Harry meeting Hermione and Ron, on his way to the Forbidden Forest to allow himself to be killed by Voldemort, to save his friends and loved ones. This scene never happened in the book, and I have some doubts about whether or not the farewell scene would have ended so quickly. I know Ron and Hermione would have understood Harry’s motives, but I think they would have protested more than they did here. I think that scene detracted from Harry’s decision, because that part of the book was purely focused on Harry, and how he observed all his friends (without talking to any of them) as he walked towards his death. It was much more powerful in the book, but this scene in the movie was very dramatic, and I know that movies usually try to generate the most drama they can out of scenes.

The trying-to-kill-Nagini scene. All that drama was not present in the book; Neville simply killed the snake with the sword, without Ron and Hermione running away from it and almost getting killed by Nagini. Again, added drama to make the movie more action-packed and appealing to audience members.

There was so much added drama with Harry and Voldemort’s final battle. Honestly, none of that ridiculous chase scene happened – J.K. Rowling went straight to the battle, and it was pure, simple, and perfectly clear that Harry stayed true to his honourable nature, since he didn’t actually kill Voldemort. I found that scene wasn’t executed quite as clearly in the movie, but that’s just my opinion.

There’s also scenes that are shown from a different character’s perspective, which is a nice addition to the movie. Example of this: we get to see Ron and Hermione locate the basilisk, which added some drama and lightened up the tension when Ron asks Hermione if she’d noticed that Harry talked in his sleep. Of course, in the book, Ron and Hermione do not share their first kiss until they catch up with Harry later, but this was a nice way to officially start their relationship too. I would have loved to see it done the book’s way, where Hermione runs towards Ron and kisses him, after he expresses concern for the house elves and that they should rescue them.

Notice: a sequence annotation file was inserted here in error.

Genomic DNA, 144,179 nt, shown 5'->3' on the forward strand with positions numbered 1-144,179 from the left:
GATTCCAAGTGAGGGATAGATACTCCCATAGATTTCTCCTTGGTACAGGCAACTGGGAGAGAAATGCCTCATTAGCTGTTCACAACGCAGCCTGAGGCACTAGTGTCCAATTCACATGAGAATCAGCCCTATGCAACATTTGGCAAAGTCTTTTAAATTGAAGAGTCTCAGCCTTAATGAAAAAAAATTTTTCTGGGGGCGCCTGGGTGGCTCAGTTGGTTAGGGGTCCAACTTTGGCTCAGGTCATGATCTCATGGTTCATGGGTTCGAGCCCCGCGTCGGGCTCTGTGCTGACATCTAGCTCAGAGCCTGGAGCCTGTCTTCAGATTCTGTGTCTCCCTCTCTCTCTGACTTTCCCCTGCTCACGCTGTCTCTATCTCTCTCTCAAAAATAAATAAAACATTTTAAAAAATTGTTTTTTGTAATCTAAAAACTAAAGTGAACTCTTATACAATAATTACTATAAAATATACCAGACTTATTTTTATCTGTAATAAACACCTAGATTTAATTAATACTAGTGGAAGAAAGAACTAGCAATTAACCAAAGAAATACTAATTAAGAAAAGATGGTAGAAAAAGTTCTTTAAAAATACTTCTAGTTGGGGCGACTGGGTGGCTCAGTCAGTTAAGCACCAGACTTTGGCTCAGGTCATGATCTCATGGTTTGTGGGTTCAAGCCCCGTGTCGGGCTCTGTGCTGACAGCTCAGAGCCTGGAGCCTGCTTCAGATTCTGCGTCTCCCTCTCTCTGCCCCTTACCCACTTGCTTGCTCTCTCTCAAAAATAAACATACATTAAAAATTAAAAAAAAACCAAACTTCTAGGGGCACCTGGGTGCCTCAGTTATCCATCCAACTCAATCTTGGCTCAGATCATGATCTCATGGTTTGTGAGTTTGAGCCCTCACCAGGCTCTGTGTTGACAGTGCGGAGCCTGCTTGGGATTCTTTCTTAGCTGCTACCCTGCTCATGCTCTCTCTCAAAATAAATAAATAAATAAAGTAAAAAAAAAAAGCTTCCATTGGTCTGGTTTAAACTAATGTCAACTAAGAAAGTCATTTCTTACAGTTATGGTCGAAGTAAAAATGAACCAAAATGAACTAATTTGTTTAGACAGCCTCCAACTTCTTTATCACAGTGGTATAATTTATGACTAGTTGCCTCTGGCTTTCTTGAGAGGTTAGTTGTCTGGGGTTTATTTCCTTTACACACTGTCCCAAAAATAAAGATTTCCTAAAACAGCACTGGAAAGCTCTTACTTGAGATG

As Deathly Hallows Part 2 got closer to the conclusion, I noticed an increase in the inconsistencies and discrepancies as the movie moved farther and farther away from the book. Again, probably done to create more action, which appeals to many people – but it wasn’t necessary. The battle between Voldemort and Harry was drawn out and, in my opinion, kind of silly, especially when they fell from the tower and were then crawling towards their wands.

I shouldn’t really criticize too much, but some of those things just bug me, especially since I love Harry Potter, and J.K. Rowling’s books are my favourite books, and one of the main reasons that I love reading and writing. But overall, the two last movies were really well done, and the acting was fantastic, special effects were amazing, and the ending was very satisfying and it captured the essence of peace and everything coming to a happy conclusion. To quote Harry’s last line: “All was well” indeed!

I can’t believe this is our last blog! Thanks for being such a great blogging community, everyone! You’re all wonderful writers :)

Good luck with writing your final essays, and studying for exams!

Kayla :)